The high street isn’t dead
By Adam Sweeney
The press would have you believe that the high street has been killed by rates, wage stagnancy and Amazon. But beyond the headlines, there are signs that a new retail is emerging.
Many of the forces retailers have faced—rising rents and business rates, wage stagnation—are beyond their control. But retailers have been complicit in failing to respond quickly. Reading the 2011 Portas Report, its striking how many of its findings are still pressing issues seven years later.
Overall, the explanation is simple: retailers lost sight of their customers.
Faced with forces beyond their control and pressure from online retailers, many retail brands have optimised costs. That’s meant staff cuts, seasonal sale addiction, and seeing digital as a cost-saving measure.
People still want to meet, linger and shop.
Meanwhile, digital—encompassing new technology, services and business models—has transformed customer behaviour. Creating new customer needs and expectations, on and offline.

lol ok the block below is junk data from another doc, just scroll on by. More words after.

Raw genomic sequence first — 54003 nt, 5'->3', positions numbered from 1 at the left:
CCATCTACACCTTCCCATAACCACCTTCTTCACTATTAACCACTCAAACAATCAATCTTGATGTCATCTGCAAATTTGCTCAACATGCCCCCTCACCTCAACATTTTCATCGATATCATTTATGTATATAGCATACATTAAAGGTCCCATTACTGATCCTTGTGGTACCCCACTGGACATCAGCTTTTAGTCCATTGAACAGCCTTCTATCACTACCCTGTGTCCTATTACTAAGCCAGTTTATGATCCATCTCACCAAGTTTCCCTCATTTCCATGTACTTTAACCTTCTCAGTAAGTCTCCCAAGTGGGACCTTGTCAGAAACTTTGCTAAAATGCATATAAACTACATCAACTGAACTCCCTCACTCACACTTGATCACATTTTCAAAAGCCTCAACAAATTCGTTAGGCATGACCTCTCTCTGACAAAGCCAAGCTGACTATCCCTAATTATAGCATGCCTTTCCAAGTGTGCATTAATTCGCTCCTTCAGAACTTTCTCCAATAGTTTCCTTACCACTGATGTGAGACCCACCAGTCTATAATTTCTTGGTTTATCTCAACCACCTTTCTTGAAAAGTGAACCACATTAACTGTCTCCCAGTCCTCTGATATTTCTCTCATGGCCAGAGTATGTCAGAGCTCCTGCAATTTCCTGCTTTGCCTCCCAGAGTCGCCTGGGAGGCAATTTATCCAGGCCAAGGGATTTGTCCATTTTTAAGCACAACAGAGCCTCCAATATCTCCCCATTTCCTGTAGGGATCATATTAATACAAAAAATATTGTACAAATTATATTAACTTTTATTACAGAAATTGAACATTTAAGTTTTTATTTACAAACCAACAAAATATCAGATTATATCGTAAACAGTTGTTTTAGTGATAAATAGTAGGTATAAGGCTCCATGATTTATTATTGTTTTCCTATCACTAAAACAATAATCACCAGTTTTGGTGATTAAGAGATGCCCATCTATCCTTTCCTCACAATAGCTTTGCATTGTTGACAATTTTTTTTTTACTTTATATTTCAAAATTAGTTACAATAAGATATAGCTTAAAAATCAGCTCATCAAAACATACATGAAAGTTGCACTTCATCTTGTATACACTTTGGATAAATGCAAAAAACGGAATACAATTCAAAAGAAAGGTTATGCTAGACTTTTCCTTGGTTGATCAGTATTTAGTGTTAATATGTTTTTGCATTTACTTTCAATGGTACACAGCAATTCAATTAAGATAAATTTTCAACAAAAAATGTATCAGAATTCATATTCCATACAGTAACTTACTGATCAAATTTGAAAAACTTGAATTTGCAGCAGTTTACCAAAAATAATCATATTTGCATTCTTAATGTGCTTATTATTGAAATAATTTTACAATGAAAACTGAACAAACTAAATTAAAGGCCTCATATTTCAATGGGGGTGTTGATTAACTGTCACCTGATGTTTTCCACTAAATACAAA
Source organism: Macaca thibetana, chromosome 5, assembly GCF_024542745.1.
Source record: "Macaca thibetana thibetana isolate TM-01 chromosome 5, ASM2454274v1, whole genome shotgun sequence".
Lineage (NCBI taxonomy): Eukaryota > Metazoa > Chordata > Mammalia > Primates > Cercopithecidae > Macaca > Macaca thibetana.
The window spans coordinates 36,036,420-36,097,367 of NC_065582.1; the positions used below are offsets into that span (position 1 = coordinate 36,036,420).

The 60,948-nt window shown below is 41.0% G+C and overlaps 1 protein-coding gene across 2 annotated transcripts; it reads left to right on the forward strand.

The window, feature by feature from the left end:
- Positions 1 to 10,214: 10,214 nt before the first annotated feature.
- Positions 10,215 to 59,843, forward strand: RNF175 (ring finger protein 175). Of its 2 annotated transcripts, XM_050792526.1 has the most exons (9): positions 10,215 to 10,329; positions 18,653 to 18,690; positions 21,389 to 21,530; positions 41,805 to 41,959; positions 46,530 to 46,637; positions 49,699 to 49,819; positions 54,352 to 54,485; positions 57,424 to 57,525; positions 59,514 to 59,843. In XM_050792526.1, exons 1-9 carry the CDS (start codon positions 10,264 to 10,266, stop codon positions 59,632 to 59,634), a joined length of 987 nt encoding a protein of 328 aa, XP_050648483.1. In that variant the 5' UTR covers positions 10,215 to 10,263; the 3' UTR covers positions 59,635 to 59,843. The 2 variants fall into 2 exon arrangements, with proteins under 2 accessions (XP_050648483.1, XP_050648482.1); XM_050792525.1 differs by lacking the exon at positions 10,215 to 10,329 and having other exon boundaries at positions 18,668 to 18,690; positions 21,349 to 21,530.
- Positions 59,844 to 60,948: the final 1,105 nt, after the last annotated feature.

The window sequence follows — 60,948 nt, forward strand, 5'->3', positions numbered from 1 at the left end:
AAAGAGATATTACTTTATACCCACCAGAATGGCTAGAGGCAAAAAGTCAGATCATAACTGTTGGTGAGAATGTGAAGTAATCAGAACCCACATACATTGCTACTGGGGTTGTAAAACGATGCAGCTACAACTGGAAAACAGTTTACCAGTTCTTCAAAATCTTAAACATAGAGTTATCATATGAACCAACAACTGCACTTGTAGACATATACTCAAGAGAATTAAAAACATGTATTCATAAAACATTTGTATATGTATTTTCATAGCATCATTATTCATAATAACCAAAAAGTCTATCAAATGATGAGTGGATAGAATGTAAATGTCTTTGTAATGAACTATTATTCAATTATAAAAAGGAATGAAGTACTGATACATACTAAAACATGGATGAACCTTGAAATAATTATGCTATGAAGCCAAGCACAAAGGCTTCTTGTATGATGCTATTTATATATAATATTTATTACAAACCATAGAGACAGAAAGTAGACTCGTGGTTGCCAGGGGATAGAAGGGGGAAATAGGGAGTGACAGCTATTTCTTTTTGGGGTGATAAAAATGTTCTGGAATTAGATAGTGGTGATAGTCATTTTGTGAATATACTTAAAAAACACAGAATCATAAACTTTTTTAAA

In good faith—no doubt powered by unreliable focus groups—retailers have boosted choice and slashed prices. Meanwhile, customers see a disjointed experience that no longer meets the standards they take for granted.
Still, the death of the high street is exaggerated. Amazon isn’t our only shop. Independent shops have opened in greater numbers. People still want to meet, linger and shop. But when they do, they aren’t after racks of sale items.
Spaces that encourage collective dwell time are growing. Market-style food halls for premium casual dining; shopping centres like Westfield that curate retailers and experiences; shared workspaces like WeWork, where the self-employed community gather to work and network. We’ve even seen online retailers move into physical retail.
Clearly, the high street isn’t dead—but it must evolve.
Smart retailers will see this slump as the moment for leadership: to radically reimagine what they do for customers, and how they are organised to deliver customer value. But to do more than PR stunts will require a retailer willing to embrace this challenge—and crucially, one that can unite their staff across the business to delight a new generation of customers.
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